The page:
HENDERSON, Nev. -- Former Las Vegas Raiders coach Jon Gruden is suing the NFL and commissioner Roger Goodell in the wake of his private emails being leaked amid an investigation into the Washington Football Team.
Gruden's attorney, Adam Hosmer-Henner of McDonald Carano, said in a statement that the lawsuit was filed in the Eighth Judicial District Court in Clark County, Nevada.
"The complaint alleges that the defendants selectively leaked Gruden's private correspondence to the Wall Street Journal and New York Times in order to harm Gruden's reputation and force him out of his job," Hosmer-Henner said. "There is no explanation or justification for why Gruden's emails were the only ones made public out of the 650,000 emails collected in the NFL's investigation of the Washington Football Team or for why the emails were held for months before being released in the middle of the Raiders' season."
The lawsuit says the NFL pressured the Raiders to terminate Gruden and "intimated that further documents would become public if Gruden was not fired." According to the suit, Gruden lost a sponsorship deal with Skechers and was pulled from appearing in the Madden NFL 2022 video game, as well as having future employment and endorsement prospects damaged.
Gruden is seeking unspecified damages on seven claims as well as punitive awards and attorneys' fees.
NFL spokesman Brian McCarthy called Gruden's allegations "entirely meritless" and said the league "will vigorously defend against these claims."
The emails, which contained racist, anti-gay and misogynistic language, spanned a seven-year period starting in 2011 when Gruden worked for ESPN as an analyst on Monday Night Football.
The Wall Street Journal first reported Oct. 8 that Gruden had used a racial trope to describe NFL Players Association executive director DeMaurice Smith. Gruden apologized, and two days later a listless Raiders team lost at home to the Chicago Bears.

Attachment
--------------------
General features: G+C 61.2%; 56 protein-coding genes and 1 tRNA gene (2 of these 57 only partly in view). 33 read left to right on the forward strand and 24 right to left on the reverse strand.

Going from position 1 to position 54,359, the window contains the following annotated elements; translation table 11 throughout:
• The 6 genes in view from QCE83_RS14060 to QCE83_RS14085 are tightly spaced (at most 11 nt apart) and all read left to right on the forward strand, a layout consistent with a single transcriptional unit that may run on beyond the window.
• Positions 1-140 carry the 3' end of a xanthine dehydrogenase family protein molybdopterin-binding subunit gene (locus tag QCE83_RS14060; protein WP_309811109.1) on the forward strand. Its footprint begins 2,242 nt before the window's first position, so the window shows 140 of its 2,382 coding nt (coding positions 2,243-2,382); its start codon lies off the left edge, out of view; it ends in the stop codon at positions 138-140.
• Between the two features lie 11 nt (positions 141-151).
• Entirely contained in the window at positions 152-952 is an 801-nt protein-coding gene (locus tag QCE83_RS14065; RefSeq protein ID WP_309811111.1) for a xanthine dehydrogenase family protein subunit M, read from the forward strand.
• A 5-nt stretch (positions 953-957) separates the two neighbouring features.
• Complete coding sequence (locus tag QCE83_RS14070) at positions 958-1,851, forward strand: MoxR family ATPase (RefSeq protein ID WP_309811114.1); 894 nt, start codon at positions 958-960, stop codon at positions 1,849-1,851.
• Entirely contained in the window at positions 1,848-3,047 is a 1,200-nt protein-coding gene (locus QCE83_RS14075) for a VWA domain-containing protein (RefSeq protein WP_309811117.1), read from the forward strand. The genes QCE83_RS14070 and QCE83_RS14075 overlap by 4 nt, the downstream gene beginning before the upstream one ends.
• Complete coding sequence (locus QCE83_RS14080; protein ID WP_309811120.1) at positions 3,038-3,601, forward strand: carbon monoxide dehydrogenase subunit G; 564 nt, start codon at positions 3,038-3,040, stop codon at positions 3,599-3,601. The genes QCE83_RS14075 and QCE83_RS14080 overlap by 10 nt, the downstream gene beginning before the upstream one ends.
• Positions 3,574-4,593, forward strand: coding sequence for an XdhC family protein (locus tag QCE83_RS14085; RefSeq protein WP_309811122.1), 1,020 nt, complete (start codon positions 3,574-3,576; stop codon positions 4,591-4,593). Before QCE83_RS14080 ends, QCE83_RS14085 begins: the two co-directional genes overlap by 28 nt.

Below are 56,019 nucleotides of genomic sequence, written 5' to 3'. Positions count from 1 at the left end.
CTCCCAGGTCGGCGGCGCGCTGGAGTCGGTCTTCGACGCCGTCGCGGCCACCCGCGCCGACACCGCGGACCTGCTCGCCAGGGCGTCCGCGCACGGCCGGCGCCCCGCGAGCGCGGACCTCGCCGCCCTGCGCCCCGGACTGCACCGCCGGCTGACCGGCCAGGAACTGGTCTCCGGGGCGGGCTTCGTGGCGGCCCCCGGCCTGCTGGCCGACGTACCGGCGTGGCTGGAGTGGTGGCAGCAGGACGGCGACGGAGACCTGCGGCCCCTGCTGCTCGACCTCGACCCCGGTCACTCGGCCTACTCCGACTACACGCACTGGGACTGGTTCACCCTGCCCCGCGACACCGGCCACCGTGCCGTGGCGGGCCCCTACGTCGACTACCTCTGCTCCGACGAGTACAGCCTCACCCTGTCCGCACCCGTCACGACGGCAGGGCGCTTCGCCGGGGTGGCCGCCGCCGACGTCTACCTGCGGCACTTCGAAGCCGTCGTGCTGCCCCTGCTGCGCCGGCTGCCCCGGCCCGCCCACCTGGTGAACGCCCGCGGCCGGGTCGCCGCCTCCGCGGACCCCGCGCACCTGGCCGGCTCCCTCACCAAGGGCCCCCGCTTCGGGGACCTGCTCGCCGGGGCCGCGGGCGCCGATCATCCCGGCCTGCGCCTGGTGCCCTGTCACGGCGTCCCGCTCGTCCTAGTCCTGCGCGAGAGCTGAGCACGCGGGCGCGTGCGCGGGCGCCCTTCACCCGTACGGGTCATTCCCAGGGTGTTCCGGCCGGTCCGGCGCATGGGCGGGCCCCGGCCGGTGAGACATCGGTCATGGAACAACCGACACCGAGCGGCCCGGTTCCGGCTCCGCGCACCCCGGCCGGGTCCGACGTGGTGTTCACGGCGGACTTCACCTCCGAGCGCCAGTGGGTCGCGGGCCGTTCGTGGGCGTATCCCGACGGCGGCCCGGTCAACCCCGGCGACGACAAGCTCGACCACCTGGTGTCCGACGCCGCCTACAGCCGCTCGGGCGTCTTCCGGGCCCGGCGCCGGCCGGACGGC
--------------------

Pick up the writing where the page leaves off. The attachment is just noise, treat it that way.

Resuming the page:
On Oct. 11, The New York Times reported many more problematic emails sent by Gruden. He resigned that evening, apologizing again and saying he never meant to hurt anyone.
Gruden's messages were uncovered from a set of 650,000 emails that were part of the NFL's investigation into claims of workplace misconduct against the Washington Football Team. They were sent by Gruden to then-Washington president Bruce Allen and others.
Gruden has been silent publicly since his resignation as the Raiders have gone 2-1 under interim coach Rich Bisaccia and host the Kansas City Chiefs on Sunday night.
Gruden, who originally coached the Raiders from 1998 through 2001 before being traded to the Tampa Bay Buccaneers -- with whom he beat the Raiders in Super Bowl XXXVII -- was with ESPN from 2009 to 2017. He returned to the Raiders in 2018 on a 10-year contract worth a reported $100 million.
Raiders owner Mark Davis said last month that he had reached a settlement with Gruden over the final six-plus years of his contract. Davis did not reveal the terms of the settlement.
The Associated Press contributed to this report.